Second, the bad faith claims call for discovery that is unnecessary to resolve the breach of contract claim, and different witnesses and documentary evidence to prove the bad faith case.

Third, where relatively little discovery has taken place, the insured is not prejudiced or denied an opportunity to pursue the bad faith claim, if successful on the breach of contract claim.

Fourth, the insurer is prejudiced if forced to litigate the bad faith claim because “the insurer would ‘suffer significant expenditure of time and money, [which would be] rendered needless if’ it were to prevail on the breach of insurance contract claim.”
Date of Decision: January 18, 2019

Spectrum Data Systems, LLC v. State Farm Insurance Co., U. S. District Court for the District of New Jersey, Civil Action No. 18-CV-10318-ES-SCM, 2019 U.S. Dist. LEXIS 9109 (D.N.J. Jan. 18, 2019) (Mannion, M.J.)

NOVEMBER 2018 BAD FAITH CASES: BAD FAITH CLAIM SEVERED AND STAYED UNDER FEDERAL RULES; BUT CONTRACT CLAIM FOR CONSEQUENTIAL DAMAGES FROM DELAY IN PAYMENT NOT STAYED (New Jersey Federal)

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Plaintiff was the beneficiary of a $1 Million life insurance policy. The carrier declined to pay benefits, and she brought 3 claims: (1) a declaration that the policy was valid and she was entitled to the proceeds; (2) breach of contract for damages resulting from delay in payment; and (3) bad faith. The carrier sought to sever the last two claims, and stay discovery, characterizing them both as bad faith claims.

The court found the delay in payment claim simply to be a contract claim for consequential damages, not bad faith in claims handling, and denied the motion on that count. The court also did not expect damage discovery to be extensive or complicated, and there would be no material benefit, or prejudice avoided, by severance and stay.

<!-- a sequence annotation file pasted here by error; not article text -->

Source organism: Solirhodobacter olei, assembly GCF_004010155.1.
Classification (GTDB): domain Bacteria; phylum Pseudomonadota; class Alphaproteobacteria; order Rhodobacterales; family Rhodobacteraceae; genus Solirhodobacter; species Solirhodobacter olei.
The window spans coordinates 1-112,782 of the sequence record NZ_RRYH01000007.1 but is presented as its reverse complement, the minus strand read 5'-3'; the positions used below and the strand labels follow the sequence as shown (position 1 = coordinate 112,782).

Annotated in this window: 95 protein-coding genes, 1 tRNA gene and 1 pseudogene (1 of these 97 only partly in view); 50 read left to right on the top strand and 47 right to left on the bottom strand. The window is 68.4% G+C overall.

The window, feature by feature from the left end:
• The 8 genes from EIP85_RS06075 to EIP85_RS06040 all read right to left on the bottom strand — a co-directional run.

On the bad faith claim, the court recognized that stay and severance were common in bad faith cases; however, there was no automatic rule to that effect. Rather, each case is determined on its own merits. It cited to the Beachfront case for this proposition, though a stay was granted in that case due to prejudice in allowing the discovery to proceed. Similarly, in this case, plaintiff’s bad faith discovery requests were irrelevant to the underlying claims, and disproportional to those declaratory relief and contract claims.

Further, the focus of the underlying claims was whether the insured made misrepresentations when applying for insurance, whereas the focus of the bad faith case is claims handling and processes. Thus, the two types of claims and are best treated as distinct. Moreover, proof would involve different witnesses and documents. Further, there is also no prejudicial delay, as the bad faith claim could proceed promptly if plaintiff prevails on her contract claims.

Finally, the insurer would be prejudice by continuing with the bad faith discovery. It would have to undergo significant expenditure of time and money, which would be needless if it prevailed on the underlying claims.

Thus, the court severed and stayed the bad faith claim until resolution of those underlying claims.

Date of Decision: October 31, 2018

Ames v. USAA Life Ins. Co., U. S. District Court for the District of New Jersey Civil No. 18-9865 (RMB/JS), 2018 U.S. Dist. LEXIS 186315 (D.N.J. Oct. 31, 2018) (Schneider, M. J.)